The insurance position on the service supplier should also be checked and the supplier must undertake to carry the agreed levels of insurance.


The agreement must clearly specify how the service charges are calculated. Charging structures vary, but a common one is an 'actual cost' basis whereby all costs in providing, for example, a salesforce and its accompanying equipment, are simply passed through to the purchaser, plus a management fee.

Alternatively, a fixed fee per member of workforce may be agreed, depending upon seniority and skills, and is inclusive of certain types of expenses.

The key is to try to ensure there are no surprises and that flexibility is realistically achieved ; for example, discounts are available and if reductions are required, charges are not penal.

Actual costs contracts can work well provided it is clear what is a properly recoverable cost and whether any agreed budget is in fact a maximum. This can be a particular issue regarding employee costs; for example, who bears the costs associated with redundancies or legal claims by the team?

If the purchaser does have to accept this type of cost liability, then it cuts deeply into one of the reasons for not wishing to take on a workforce itself directly.


To achieve flexibility, if the purchaser is required to commit to take a level of resource for a given period, then that period needs to be suitable and not overly tying. Watch in particular for automatic rollovers of agreements for set periods. You may also want to consider an express right to cancel and negotiate a cancellation fee if this is important to you.

Data issues

Use strong confidentiality provisions to protect all information provided to supplier's staff, whether on products, plans, working practices and so on.

If the service provider's staff have access to the purchaser's systems and databases (e.g., to upload data), appropriate IT security arrangements are required to limit any potential 'snooping' or damage.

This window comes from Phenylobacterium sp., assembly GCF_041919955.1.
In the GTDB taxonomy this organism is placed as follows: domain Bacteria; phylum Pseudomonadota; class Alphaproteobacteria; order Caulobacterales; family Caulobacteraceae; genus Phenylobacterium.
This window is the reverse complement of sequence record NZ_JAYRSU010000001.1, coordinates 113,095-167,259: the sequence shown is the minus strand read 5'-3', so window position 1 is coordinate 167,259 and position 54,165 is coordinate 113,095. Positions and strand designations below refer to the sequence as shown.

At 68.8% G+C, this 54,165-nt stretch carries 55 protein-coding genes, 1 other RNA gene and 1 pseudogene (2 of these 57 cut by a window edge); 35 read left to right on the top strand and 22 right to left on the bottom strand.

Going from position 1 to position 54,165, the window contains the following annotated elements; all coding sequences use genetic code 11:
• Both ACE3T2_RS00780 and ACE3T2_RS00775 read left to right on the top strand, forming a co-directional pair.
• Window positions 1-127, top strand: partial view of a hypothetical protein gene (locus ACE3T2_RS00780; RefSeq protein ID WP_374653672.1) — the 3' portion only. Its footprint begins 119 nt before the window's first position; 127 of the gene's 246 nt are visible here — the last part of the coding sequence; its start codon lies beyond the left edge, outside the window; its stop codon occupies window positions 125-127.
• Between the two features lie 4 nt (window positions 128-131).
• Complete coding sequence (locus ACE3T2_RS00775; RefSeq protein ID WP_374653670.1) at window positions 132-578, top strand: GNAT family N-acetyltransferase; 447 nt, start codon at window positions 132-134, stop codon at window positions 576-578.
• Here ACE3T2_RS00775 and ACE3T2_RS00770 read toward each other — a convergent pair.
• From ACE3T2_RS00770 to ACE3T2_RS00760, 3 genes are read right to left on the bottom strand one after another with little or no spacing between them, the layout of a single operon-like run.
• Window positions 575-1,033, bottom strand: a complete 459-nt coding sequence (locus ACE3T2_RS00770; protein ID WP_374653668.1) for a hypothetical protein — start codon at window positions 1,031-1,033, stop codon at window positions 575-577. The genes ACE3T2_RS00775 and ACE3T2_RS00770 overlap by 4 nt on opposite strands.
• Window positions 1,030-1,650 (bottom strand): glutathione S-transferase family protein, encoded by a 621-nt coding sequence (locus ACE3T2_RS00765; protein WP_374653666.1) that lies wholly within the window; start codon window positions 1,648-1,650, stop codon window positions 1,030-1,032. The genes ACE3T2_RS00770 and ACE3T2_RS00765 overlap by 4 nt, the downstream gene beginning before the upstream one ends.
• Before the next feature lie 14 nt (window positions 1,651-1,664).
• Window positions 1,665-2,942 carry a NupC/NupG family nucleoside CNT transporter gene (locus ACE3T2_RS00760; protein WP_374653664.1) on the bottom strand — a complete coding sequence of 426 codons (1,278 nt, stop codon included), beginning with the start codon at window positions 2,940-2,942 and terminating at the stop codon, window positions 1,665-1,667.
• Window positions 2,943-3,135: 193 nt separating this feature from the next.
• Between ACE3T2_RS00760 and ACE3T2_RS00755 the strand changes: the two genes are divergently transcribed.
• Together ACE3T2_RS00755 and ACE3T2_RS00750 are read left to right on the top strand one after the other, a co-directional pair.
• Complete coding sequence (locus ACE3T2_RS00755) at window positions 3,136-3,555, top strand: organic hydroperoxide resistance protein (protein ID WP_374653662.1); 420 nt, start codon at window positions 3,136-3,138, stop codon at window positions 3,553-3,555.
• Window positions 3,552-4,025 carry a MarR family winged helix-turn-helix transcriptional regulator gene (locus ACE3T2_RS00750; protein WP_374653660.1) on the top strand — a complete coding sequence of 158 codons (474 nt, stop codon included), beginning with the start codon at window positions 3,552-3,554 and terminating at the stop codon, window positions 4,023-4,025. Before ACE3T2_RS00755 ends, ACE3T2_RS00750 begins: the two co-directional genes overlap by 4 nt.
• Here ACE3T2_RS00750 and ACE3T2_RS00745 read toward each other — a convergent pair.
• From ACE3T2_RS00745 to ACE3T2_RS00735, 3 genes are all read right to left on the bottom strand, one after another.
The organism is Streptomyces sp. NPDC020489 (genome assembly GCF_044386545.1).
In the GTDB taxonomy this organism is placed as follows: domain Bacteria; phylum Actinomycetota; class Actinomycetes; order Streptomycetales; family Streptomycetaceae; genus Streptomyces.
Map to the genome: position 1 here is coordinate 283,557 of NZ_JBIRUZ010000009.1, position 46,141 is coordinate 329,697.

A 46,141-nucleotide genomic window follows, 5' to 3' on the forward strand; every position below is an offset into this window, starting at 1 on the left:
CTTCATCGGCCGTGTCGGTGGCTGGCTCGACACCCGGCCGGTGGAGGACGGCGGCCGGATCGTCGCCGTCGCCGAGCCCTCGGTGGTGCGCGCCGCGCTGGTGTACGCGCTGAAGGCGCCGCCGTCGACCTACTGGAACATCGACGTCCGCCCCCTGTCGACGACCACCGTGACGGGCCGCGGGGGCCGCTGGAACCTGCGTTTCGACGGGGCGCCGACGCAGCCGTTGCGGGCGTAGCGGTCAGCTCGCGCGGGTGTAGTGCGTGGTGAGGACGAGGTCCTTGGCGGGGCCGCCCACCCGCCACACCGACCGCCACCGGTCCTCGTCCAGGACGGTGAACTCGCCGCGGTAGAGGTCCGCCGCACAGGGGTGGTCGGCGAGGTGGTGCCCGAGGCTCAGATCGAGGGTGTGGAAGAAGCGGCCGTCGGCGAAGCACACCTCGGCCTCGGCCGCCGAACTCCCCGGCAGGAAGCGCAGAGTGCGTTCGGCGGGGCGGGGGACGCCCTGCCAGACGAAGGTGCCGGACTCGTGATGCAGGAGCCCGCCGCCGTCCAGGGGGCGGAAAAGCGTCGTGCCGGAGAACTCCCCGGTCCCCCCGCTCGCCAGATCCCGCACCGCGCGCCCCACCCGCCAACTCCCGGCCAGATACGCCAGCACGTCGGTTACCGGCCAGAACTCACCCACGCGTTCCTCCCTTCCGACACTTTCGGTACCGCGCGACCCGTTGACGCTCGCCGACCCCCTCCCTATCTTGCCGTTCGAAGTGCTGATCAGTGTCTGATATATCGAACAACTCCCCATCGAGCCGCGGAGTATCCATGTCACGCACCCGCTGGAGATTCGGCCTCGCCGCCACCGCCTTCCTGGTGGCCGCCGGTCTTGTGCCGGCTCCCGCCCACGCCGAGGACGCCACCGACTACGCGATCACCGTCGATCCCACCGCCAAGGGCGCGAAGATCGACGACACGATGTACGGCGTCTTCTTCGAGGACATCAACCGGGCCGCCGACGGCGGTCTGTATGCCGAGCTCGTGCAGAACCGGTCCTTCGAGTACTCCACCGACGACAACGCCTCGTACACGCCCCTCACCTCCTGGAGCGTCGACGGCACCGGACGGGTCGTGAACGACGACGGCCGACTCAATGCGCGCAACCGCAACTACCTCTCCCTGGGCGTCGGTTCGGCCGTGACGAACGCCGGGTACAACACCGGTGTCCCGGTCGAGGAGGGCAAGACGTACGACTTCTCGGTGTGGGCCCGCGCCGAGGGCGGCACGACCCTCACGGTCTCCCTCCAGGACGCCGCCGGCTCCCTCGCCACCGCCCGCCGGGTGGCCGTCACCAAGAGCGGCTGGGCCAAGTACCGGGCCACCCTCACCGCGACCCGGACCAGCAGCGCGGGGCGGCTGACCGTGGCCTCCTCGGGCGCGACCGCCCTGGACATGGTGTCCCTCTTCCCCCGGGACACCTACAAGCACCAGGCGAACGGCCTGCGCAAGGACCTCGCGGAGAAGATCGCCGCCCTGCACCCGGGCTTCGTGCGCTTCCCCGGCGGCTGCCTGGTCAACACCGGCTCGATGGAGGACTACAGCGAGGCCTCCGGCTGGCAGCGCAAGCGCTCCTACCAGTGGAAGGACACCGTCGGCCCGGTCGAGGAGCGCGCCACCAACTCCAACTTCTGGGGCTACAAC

The collection of personal information, whether from patients or other individuals, will have data protection implications. The purchaser must control the way in which data is collected, set out any requirements for obtaining specific consents and ensure that the service provider is appointed as a 'data processor' for the agreement; that is, so that it is only acting on behalf of the purchaser and has no right to itself manipulate or use the data collected.


Finally, in any large-scale service procurement, the issue of ongoing management can be overlooked. Sometimes outsourcing can be seen as the panacea to end all problems. In fact, managing outsourced service providers can be a major activity in its own right. One of the main reasons for project failure is a lack of commitment by the purchaser to ongoing management. This can either leave a service provider disenchanted, in a desert, or over-powerful with no controls on it.

The worst examples of this can arise where payments against milestones are made — in poorly managed projects, the payments may be made as a matter of administrative course, rather than there being any assessment as to whether the milestone has actually been achieved.


There are many challenges surrounding the outsourcing of client-facing services, and while this should not put businesses off from making a commercially sound decision, thorough precautions should be taken to avoid potentially costly mistakes.

One of the key stages in the decision-making process should involve careful evaluation of possible areas of concern. These can then be addressed in the outsourcing contract, and typically include staff 'quality' issues training, TUPE, compliance and liability, confidentiality and many others. Planning is key to the success of any outsourcing project and should not be undertaken half-heartedly.

Beverely Whittaker is a partner at the corporate and commercial team of Stevens and Bolton LLP (UK).